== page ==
33. Climate Beagle says: “I successfully downloaded all the station hourly files…”

    Wow, that’s one humongous file–about 8,960,000 records by my calculation. I benefited from NOAA help to get the daily file, which I can share with you if you want to check the daily file that you can create from your hourly file. I also have the NOAA-created monthly file that I can share with you if you want. In return I wouldn’t mind taking a look at your hourly file on Dropbox or other mode. My email is lwallace73@gmail.com.

  34. It is indeed biased, and one of the further reasons i can think of is that mercury based thermometers will not function below -36F or -38C. It is artificially “warming” the average of Tmin and Tmax as a result, although it’s only a problem that might affect older stations and temperature records. Have you noticed as well that the NOGAPS ground temperature is limited to -50F, which means most of the antarctic continent might be actually colder. That’s not a problem in the first sight, but if you compute an anomaly over this data, it will result in a flawed and unusually high value.

    Regards and thanks for the very interesting article again from you.

  35. For the past 3 hours, I have been trying to figure out how the error bar for each of the stations in Figure 1 can be so small.

    So I went to the first one, MT-Lewistown, monthly records.
    ftp://ftp.ncdc.noaa.gov/pub/data/uscrn/products/monthly01/CRNM0101-MT_Lewistown_42_WSW.txt
    48 months of data.
    DeltaT = (Column 8 – column 9) = TMINMAX – Truemean
    Mean DeltaT = -0.656 (that checks)
    Std Dev DeltaT = 0.278.
    Mean Std Error = 0.041
    P10 – P90 Range: -1.0 to -0.37.

    Ok. I can see that you are plotting the Mean Std Error
    But I do not see why that is important. We are not using population mean temperatures. We are using individual monthly TMINMAX vs time.

    The key point in the data is that any given month’s TMINMAX,
    appears to be an estimate of the TRUEMEAN
    with an std dev. error bar +/- 0.278 deg C

    Excel Chart Pic: http://i45.tinypic.com/2lnxsi1.png
    There is no trend about whether the error gets bigger or smaller at higher temperatures. Possibily the uncertainty in DeltaT gets bigger at higher temps.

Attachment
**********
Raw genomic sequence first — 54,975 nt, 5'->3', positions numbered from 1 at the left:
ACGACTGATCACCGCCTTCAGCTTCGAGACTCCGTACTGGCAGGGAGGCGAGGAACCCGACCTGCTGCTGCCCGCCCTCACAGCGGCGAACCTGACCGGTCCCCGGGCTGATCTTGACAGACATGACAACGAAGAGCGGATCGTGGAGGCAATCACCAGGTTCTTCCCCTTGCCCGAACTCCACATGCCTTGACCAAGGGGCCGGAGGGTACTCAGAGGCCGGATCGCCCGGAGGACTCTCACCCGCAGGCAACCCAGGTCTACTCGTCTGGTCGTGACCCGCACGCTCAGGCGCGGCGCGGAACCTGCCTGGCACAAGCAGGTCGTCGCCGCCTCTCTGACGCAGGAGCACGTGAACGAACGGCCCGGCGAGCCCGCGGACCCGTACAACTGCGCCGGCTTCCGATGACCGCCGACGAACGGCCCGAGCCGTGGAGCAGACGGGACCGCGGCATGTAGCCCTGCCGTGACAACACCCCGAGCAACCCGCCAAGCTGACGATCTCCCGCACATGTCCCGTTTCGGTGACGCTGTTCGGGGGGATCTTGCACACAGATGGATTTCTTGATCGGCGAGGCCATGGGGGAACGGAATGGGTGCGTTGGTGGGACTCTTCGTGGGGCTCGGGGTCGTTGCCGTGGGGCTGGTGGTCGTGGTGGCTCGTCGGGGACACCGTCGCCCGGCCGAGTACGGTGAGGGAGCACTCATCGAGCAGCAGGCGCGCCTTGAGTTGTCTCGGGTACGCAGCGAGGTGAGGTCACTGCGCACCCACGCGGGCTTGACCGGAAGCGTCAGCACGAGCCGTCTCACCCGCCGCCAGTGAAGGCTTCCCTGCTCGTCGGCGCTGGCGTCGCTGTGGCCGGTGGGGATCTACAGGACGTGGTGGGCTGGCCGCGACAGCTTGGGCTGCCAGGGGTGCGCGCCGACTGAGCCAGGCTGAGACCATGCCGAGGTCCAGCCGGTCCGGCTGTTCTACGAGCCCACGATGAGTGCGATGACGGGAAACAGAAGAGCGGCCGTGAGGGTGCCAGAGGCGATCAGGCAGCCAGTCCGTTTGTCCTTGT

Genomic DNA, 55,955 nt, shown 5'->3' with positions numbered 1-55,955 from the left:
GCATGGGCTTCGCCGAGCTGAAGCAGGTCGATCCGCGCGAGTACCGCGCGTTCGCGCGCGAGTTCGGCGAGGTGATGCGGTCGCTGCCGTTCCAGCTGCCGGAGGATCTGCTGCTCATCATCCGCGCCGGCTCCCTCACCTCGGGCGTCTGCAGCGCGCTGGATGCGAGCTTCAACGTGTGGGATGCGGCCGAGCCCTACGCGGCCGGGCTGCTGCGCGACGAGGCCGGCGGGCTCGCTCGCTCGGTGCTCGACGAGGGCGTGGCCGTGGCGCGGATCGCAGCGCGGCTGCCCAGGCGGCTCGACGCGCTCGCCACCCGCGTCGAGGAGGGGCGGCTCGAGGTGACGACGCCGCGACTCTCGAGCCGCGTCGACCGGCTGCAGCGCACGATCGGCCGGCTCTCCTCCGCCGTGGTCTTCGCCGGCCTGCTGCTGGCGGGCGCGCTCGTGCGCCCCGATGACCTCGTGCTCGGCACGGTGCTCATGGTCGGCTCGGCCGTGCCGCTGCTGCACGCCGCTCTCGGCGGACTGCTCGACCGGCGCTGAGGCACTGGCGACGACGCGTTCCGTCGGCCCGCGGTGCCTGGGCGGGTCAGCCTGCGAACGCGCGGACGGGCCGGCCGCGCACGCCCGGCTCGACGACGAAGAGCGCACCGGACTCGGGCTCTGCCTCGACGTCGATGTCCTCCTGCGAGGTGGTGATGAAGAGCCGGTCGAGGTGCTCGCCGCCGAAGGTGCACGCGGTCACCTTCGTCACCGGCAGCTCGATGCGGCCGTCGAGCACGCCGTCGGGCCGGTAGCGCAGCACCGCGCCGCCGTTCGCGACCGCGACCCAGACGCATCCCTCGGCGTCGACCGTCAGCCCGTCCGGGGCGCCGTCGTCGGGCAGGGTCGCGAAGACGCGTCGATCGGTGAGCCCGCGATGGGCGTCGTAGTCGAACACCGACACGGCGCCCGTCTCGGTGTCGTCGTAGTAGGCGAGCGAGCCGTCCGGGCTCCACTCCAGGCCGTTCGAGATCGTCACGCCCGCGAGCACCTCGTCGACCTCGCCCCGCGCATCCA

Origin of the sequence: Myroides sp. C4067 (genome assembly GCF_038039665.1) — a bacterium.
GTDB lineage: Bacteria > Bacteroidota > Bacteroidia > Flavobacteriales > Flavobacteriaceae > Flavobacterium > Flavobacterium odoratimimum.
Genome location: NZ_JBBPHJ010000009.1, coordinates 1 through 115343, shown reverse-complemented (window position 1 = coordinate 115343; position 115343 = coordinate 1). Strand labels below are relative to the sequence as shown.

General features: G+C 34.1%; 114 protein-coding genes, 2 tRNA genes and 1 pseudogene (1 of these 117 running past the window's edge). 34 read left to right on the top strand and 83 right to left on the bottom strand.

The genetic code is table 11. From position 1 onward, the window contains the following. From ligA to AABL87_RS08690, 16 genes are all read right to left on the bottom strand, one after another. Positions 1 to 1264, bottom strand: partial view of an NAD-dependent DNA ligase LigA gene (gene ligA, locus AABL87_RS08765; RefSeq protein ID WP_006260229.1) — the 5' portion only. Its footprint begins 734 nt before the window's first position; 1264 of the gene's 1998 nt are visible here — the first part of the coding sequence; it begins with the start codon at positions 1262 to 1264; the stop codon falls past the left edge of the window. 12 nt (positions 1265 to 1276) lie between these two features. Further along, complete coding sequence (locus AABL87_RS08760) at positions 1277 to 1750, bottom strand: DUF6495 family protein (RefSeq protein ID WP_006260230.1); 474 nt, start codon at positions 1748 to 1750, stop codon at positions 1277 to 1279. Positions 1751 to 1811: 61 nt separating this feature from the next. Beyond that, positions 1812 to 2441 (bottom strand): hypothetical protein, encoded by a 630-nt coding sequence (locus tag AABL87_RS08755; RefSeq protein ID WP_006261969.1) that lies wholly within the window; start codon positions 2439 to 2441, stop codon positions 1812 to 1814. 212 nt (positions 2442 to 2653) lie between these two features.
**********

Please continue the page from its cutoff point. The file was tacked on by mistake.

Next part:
36. Obviously the small number of stations is not enough to give accurate results for the larger area . Yes it does show trends yet how accurate are they? Before becoming to happy with the information we need to expand the number of stations with the USCRN pristine conditions . We have already seen , thanks to Anthony and others , that station siting is important. Even though the USCRN stations are sited in pristine places for data collection I think they need to be even more widely distributed in order to take in more area . I am doubtfull of results from too small a sampling even though the results can be used to demonstrate the lack of agw . Let me be clear in stating I have no faith in the systems already in use as they have been so heavily manipulated that the information gleaned from them is meaningless. I would simply like to see more USCRN type sites in order to be confident in the results . I would like to see them doubled with the appropriate spread and if tripled more the merrier . When you think of maybe 450 sites that is still a pretty small number but better degree of accuracy anyway. Placement without bias will be an issue .

  37. Here is MT-Lewistown with data split at 2010 July. (blue 200807 to 201007, brown after 201007)

    (Mean, stddev, mean std err) before (-0.86, 0.42, 0.089)
    (Mean, stddev, mean std err) after (-0.69, 0.33, 0.068)
    I note that these two means are far enough apart to test for significance.

    At the same time, I note that the three most negative DeltaT’s are the first three months that station was in operation. Isn’t that a coincidence! Was the grass growing back?

  38. Geoff Sherrington says: “The mere fact of Tmax and Tmin happening on the same day does not permit unbridled use of their Tminmax values. For example, people have often correlated Tminmax between stations up to 2,000 km apart. However, when you separate out Tmax and Tmin and correlate them separately, you get quite a different picture. You can get an idea of this by looking at the following related exercise using lagged data at one station.
    http://www.geoffstuff.com/Extended%20paper%20on%20chasing%20R.pdf